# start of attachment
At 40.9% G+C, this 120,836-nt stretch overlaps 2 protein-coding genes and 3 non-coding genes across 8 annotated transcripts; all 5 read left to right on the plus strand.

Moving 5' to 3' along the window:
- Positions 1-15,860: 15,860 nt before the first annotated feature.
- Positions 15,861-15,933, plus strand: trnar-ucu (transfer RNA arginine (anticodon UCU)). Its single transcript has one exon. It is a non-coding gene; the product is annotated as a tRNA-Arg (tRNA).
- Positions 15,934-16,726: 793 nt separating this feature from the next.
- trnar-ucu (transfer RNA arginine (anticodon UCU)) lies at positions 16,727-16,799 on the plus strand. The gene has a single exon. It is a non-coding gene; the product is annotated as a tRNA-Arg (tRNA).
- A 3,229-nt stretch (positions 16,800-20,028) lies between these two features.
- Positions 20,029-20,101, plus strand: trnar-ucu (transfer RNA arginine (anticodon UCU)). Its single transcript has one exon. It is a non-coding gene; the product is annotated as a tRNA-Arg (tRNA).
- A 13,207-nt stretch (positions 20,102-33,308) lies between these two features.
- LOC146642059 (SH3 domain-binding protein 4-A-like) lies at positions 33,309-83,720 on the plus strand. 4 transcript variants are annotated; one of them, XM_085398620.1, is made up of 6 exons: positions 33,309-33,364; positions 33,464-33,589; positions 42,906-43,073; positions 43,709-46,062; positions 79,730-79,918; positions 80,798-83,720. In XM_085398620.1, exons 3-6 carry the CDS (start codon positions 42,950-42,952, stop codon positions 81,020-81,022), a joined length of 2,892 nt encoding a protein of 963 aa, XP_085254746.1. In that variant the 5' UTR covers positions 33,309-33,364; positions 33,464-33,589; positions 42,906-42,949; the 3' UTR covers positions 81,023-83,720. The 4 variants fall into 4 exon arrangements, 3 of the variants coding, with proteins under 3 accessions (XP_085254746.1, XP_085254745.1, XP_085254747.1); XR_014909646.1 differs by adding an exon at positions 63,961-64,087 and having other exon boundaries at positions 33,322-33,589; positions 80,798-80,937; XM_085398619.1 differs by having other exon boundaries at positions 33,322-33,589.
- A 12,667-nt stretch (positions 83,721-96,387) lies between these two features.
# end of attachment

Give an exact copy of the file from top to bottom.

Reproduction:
At 40.9% G+C, this 120,836-nt stretch overlaps 2 protein-coding genes and 3 non-coding genes across 8 annotated transcripts; all 5 read left to right on the plus strand.

Moving 5' to 3' along the window:
- Positions 1-15,860: 15,860 nt before the first annotated feature.
- Positions 15,861-15,933, plus strand: trnar-ucu (transfer RNA arginine (anticodon UCU)). Its single transcript has one exon. It is a non-coding gene; the product is annotated as a tRNA-Arg (tRNA).
- Positions 15,934-16,726: 793 nt separating this feature from the next.
- trnar-ucu (transfer RNA arginine (anticodon UCU)) lies at positions 16,727-16,799 on the plus strand. The gene has a single exon. It is a non-coding gene; the product is annotated as a tRNA-Arg (tRNA).
- A 3,229-nt stretch (positions 16,800-20,028) lies between these two features.
- Positions 20,029-20,101, plus strand: trnar-ucu (transfer RNA arginine (anticodon UCU)). Its single transcript has one exon. It is a non-coding gene; the product is annotated as a tRNA-Arg (tRNA).
- A 13,207-nt stretch (positions 20,102-33,308) lies between these two features.
- LOC146642059 (SH3 domain-binding protein 4-A-like) lies at positions 33,309-83,720 on the plus strand. 4 transcript variants are annotated; one of them, XM_085398620.1, is made up of 6 exons: positions 33,309-33,364; positions 33,464-33,589; positions 42,906-43,073; positions 43,709-46,062; positions 79,730-79,918; positions 80,798-83,720. In XM_085398620.1, exons 3-6 carry the CDS (start codon positions 42,950-42,952, stop codon positions 81,020-81,022), a joined length of 2,892 nt encoding a protein of 963 aa, XP_085254746.1. In that variant the 5' UTR covers positions 33,309-33,364; positions 33,464-33,589; positions 42,906-42,949; the 3' UTR covers positions 81,023-83,720. The 4 variants fall into 4 exon arrangements, 3 of the variants coding, with proteins under 3 accessions (XP_085254746.1, XP_085254745.1, XP_085254747.1); XR_014909646.1 differs by adding an exon at positions 63,961-64,087 and having other exon boundaries at positions 33,322-33,589; positions 80,798-80,937; XM_085398619.1 differs by having other exon boundaries at positions 33,322-33,589.
- A 12,667-nt stretch (positions 83,721-96,387) lies between these two features.